The Cowsills In Magazines

Like Father, Like Son
Billy Cowsill captivated the heart of many, but none
more so than his No. 1 fan - his own son. by travis cowsill

May 12, 2006
Swerve Magazine


PHOTO BY TIM LEACOCK "Bill was so excited that Christmas because he'd bought my son, Josh, the perfect present - this tiny drum kit," says Leacock, "Bill said he would have been happy as a drummer.

I called you Billy sometimes, mainly when it felt right. But mostly I called you Dad. Even from our first hello. I let you know this now, as I sit here so many years later and you are gone from me until who knows when.

Through the years, we shared so many amazing moments. Good, bad and yes, ugly. But that's life, and I respect yours more than you will ever know. You inspired me to be more than who I thought I could be. You made me proud of where I came from. You amazed me with your intelligence, your artistic integrity and your view of the universe. All those times I came to see you at Darby's, or the "Dusty Skull," I would sit, gripped by what you were. So proud you were my dad. I only ever wanted to be half the man you were, and I was young enough to still have experienced a formative impact by your examples of innate kindness and wisdom.

We also shared some of those rare moments of fate and timing that only a few would appreciate. Touring the bridge of the Starship Enterprise during our first days together, with me in the Captain's chair, (Which, after a brief moment of locked eyes and an unspoken, "Who's gonna sit in the chair" stare-down, you gave to me) and you then sitting in Data's, where you turned to me and said, "Course laid in, Captain." And I naturally replied, almost missing the beat, "Engage."

When you gave me my gold heart with wings (which I then tattooed on my shoulder after a broken heart over some girl). The time I rented the 35-inch television and had the poor guy from the TV store haul it up the steps of your attic apartment to watch the newly remastered versions of the Star Wars trilogy. Little things like that now are some of my fondest memories with you. But mostly, Dad, I remember your presence. So much like mine and so vastly different. We never had it normal, did we? But I think we were just too cosmic a coupling for it to be any other way. I remember so many things... I could go on, I'm sure, forever about the time we had each other. But right now, I just want you to know a few things .

I think, in my heart, you get it all now. I think you understand me and where I tried to fit in with your life. I think you always did. But knowing you the way I do (from our time spent together, and also from my gut and as a very kindred spirit), I also will forever realize this world was just too damn hard for you to deal with sometimes.

It is for all of us, Dad, and we all understand. You were not the dark person you thought you were. Well, maybe a little, but not in the way you often thought. You were, in fact, exactly the talent you knew you were. You were liked by all, and we all saw your unfathomable spirit whenever you entered the room. You truly were majestic on all fronts. So strong a spirit, for what became of the body you inhabited.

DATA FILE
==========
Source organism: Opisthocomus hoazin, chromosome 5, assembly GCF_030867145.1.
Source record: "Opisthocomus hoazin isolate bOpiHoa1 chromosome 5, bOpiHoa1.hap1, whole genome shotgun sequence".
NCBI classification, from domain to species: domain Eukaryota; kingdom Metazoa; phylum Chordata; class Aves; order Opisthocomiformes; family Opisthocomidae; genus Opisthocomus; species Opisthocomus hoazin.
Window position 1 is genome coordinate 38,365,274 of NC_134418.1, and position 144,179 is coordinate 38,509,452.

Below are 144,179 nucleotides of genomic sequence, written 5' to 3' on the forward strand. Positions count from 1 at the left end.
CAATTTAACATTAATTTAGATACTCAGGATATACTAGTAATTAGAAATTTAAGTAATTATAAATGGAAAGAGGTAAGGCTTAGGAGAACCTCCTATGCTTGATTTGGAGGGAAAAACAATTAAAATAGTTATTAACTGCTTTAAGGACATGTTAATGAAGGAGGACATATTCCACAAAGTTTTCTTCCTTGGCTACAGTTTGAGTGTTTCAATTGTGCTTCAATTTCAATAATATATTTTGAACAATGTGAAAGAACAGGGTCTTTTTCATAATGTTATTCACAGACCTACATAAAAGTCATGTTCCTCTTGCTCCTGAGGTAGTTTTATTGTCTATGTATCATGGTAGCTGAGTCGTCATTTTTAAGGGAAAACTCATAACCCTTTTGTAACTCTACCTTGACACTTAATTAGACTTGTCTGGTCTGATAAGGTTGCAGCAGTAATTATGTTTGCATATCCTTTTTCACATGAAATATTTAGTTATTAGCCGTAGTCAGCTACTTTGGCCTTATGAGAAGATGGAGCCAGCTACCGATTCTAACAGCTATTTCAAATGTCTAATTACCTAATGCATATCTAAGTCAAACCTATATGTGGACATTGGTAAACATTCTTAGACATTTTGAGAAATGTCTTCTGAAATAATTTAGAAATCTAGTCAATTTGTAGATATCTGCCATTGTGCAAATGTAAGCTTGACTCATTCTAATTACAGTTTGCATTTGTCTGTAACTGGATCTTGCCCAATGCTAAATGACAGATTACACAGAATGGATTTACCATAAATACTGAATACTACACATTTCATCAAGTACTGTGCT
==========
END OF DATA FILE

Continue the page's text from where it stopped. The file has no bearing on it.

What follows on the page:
But it was those few quiet moments you and I shared that I will always cherish the most. Just hanging out in your apartment over cowboy-coffee and Kraft Macaroni and Cheese. Sometimes Del and I both were there, and it was the only time I felt like I really came from somewhere that I could point to and say, "Oh, now I get it." Whether you realized it toward the end, Dad, you were the world to me on so many levels. You were my father at times, my brother at others, and my fellow human in the "Loose Change" department.

But mainly, when we had the time, you were my friend. You came out of your guarded walls long enough to be that to me, and I thank you for it. For all of it. I thank you for being there for me those times you were able to. I thank you for just being alive, and really, Bill and not only for me sincerely for giving this sometimes very, very dark world, something so pure and filled with light: your voice, your craftsmanship, and your contribution to the betterment of humankind through your music. Among the most beautiful that will ever be heard in this lifetime or any other.

I want to just get ready to sign off now, Dad. For now. I wanted to let you know how sad I am that you're gone. Truly heartbroken. I miss you so much right now, it's killing me like nothing I have ever known. I miss you, Dad. Please be okay now. Please be at peace. Please know you are so very loved by all of us. Please know you are so loved forever by me. I am so lucky I had you in my life.

I can't believe you're gone. But I understand it on a broader plane, man. And I am also glad. I am relieved there is no more pain for you. That you are free from those canes. From that tank. From the constant reminders of how hard you've had it. Honestly, I think you went out with a lot of courage. And dignity. For everything you went through these last years, you remained who you were.

Don't worry Dad, you did just fine. No one said it would be easy. But you didn't deserve it as hard as you had it. I think now, in the end, you are free.

And I will always love you with every warm thought and every good memory and every special place in my heart I can ever make room for. I will always remember your shining spirit burning through. I will always remember you as you will always be to me that guy up on stage, captivating my soul. You were my Hero.

Your son, Travis, "T" and yes... Your "Luke"

Note: A special thank-you to Bob Cowsill for giving permission to reprint Travis's letter. You can find it, along with many other heartfelt messages from all over the world, on Billy Cowsill's Memorial Book at

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